Five years ago, a man fell 25 feet out of a mango tree near my bedroom window and the sound of his body hitting the ground woke me. Followed by the kind of scream you never want to hear again. It rattled the stones in my driveway.

Stories often don’t start out good – someone draws a gun, grabs a child out of a river, crashes their car into a pole and then their whole life changes and a new story begins.

The man on the ground was crooked and moaning and trying to stand up. My boyfriend who I lived with at the time knew him.

But he couldn’t stand up, because his hip bones were no longer where they belonged and every time he tried to stand, he fell over. Three of us were with him. We kept telling him to get back down. To stay down.

I called an ambulance and the ambulance didn’t come.

I called again and they said they were with a dead woman in Hanalei (twenty minutes away), and I walked past the fence so nobody could hear me and I said for FUCK sake can you please choose this man who is still alive? And go back for the dead person later?

More than thirty minutes after this man hit the ground, the ambulance arrived, and we were still forty minutes from Wilcox hospital.

He said he wanted me to go with him in the ambulance. I had been holding his hand, talking with him. I don’t remember what I said.

The mango branch that he sawed off and knocked him out of the tree was beside us. 

The ambulance driver said you can’t ride in the back while they put him on a stretcher, so I rode in the front. The hospital is forty minutes from Kilauea. I could tell by the calls to the hospital in the ambulance that his vitals weren’t good.

Halfway to Kapaa I asked why they hadn’t given him pain meds yet. He called me his angel. I didn’t feel like an angel, I felt like someone who woke up too early to a man falling out of a tree. I kept lying to him we were almost there, that everything would be alright.

When we arrived he wouldn’t let go of my hand, and from that moment on the staff let me into his room,  assuming I was his wife.

What can I do to help? I asked them. I the room was total chaos.

Cut off his shorts, they said, handing me scissors, and so I did, and as I peeled them off, I yelled. He’s bleeding! More shouts and bags of blood and chaos, and that’s when his heart stopped.

They pulled out the equipment and told me to go the top of his bed and yell his name. His eyes were closed. In the middle of the chaos of the electric paddles and his chest lifting into the air, I yelled his name three times.

He had pieces of leaves and dirt on his face, and he opened his eyes, and they continued, connecting him to blood, stabilizing him.

And then his heart stopped again, only this time for longer, and the equipment again, and his chest lifting again, and me yelling his name again.

And he opened his eyes and he looked into my eyes like he had seen something.I bent over until I smelled death. Listen to me, I said his name again, loudly into his left ear. Do you want to live or are you ready to die?  I felt the whole room was waiting for his answer.

He said without hesitation – I want to live.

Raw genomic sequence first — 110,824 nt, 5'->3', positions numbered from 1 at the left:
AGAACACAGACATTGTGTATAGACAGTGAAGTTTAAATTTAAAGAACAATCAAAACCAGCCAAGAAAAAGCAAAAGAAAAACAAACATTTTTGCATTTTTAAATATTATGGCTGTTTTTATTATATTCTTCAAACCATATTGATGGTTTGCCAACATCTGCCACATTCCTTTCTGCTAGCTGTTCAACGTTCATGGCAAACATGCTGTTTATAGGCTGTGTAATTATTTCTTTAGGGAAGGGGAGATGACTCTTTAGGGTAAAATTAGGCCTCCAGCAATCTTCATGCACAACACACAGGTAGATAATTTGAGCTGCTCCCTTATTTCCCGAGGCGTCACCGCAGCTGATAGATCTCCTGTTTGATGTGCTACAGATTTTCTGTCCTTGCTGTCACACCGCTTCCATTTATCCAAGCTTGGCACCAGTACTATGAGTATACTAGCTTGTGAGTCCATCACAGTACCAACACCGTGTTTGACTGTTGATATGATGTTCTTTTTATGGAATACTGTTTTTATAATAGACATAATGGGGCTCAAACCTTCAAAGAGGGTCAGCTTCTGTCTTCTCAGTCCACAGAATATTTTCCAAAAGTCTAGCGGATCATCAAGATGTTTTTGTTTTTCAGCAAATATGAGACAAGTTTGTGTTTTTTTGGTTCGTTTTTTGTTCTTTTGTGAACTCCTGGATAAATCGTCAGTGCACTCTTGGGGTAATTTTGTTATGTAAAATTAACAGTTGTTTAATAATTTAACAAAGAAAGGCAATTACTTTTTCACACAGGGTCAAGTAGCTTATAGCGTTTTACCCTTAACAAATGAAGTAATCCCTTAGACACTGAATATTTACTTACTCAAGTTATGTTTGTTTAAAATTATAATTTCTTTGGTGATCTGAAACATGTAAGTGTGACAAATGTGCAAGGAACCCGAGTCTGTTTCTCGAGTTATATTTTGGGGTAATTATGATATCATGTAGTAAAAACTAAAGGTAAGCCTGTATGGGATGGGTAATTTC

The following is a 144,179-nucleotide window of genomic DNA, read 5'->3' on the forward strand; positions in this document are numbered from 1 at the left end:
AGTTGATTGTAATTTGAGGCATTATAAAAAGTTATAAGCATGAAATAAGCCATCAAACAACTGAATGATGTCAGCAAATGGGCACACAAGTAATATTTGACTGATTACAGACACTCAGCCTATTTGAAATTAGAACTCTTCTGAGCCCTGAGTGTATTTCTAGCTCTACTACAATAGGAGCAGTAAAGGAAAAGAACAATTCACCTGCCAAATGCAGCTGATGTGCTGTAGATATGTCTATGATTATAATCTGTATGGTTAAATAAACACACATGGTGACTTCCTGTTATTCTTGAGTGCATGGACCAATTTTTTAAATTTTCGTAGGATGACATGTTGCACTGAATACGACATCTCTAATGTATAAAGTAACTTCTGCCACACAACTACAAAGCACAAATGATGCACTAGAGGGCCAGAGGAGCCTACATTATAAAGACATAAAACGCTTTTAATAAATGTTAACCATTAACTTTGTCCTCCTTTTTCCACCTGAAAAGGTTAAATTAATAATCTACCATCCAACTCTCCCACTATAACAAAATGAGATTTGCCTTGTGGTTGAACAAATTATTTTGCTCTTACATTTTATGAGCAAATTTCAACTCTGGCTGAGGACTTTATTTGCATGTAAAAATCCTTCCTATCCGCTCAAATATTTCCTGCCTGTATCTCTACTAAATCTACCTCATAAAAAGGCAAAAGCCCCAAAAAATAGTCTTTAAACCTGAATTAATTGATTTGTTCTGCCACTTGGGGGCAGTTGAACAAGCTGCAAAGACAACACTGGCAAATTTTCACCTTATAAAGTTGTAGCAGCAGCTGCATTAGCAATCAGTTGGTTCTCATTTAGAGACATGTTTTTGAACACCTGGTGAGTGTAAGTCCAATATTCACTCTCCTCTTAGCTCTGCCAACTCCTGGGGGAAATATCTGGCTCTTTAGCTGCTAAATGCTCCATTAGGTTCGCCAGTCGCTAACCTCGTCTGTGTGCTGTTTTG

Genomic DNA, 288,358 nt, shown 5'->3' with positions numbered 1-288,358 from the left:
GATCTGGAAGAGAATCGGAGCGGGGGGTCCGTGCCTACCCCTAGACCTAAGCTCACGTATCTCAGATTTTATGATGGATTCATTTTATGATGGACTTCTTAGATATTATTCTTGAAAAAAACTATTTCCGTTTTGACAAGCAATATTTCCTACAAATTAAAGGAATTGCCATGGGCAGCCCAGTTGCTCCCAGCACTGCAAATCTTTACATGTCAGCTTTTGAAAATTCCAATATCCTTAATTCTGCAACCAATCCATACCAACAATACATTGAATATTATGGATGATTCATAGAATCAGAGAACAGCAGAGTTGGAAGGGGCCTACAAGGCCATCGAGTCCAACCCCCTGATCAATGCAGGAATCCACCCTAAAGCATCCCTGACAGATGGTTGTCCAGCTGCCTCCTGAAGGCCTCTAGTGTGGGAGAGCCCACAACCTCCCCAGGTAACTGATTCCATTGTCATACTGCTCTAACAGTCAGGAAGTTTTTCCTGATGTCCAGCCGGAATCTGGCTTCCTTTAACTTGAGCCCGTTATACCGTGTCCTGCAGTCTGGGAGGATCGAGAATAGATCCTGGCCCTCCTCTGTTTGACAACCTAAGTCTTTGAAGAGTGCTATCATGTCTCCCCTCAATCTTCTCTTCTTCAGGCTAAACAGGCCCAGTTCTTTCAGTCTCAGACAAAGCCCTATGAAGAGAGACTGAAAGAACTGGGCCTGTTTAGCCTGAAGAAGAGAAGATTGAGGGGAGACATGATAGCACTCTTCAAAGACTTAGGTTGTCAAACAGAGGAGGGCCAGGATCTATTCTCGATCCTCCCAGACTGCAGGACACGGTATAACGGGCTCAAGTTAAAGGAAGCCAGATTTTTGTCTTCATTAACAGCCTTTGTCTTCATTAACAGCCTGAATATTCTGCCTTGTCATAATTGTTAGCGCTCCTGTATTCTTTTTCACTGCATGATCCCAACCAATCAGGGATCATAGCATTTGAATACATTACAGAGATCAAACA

Then tell your heart, I said, because your heart has stopped twice. Tell your heart you want to live.

His heart heard him, and I went outside, because now that he was talking with his body I felt he didn’t need me. By now the Sons of Kauai were gathering in solidarity on their bikes; I gave them the update. They were praying. His daughter came.

They prepared a helicopter to take him to Oahu, and the daughter handed me her son so she could join her father. The boy was six or seven at the time and his mother said Aunty, can you drive him to his grandma?

On the way to Anahola, a strange boy was in the backset of my car with no booster seat, and was looking at me like I had stolen him.

He wouldn’t answer any questions. Who could blame him?

Then I asked him if he ever screamed before in a car. 

He shook his head no.

Do you want to try it?

He shook his head yes but didn’t speak. 

Want me to scream first?

I screamed loud and long and he started to laugh, and I started to laugh and then he screamed and then we both screamed together. I thought the windows might break or my eardrums.

Turns out screaming is a kind of ice breaker. 

I delivered him to his grandma and I went home, exhausted.  The man who fell out of the tree survived, he was gone for a long time, with many surgeries. When he returned, months later, he wanted to take me out to dinner.

He kept calling me and calling me his angel when he left me messages. But I never went, I kept saying I would go to dinner with him, but I never did.

I’m retelling you this story today because we always wait for angels to show up, but we need to stop looking. We ARE each other’s angels. We always have each other.

In these uncertain medical times, please don’t forget you can talk to your body anytime and tell it you want to live.  Words are better than vitamin C. Strengthen your immune system with words, they are free.  Breathe well, eat well, tell your body what you want it to know. Gather your organs as soldiers on your battlefield.

I know this man didn’t fall out of a tree by my bedroom window by accident five years ago.  

In the end he saved his own life. I just reminded him how.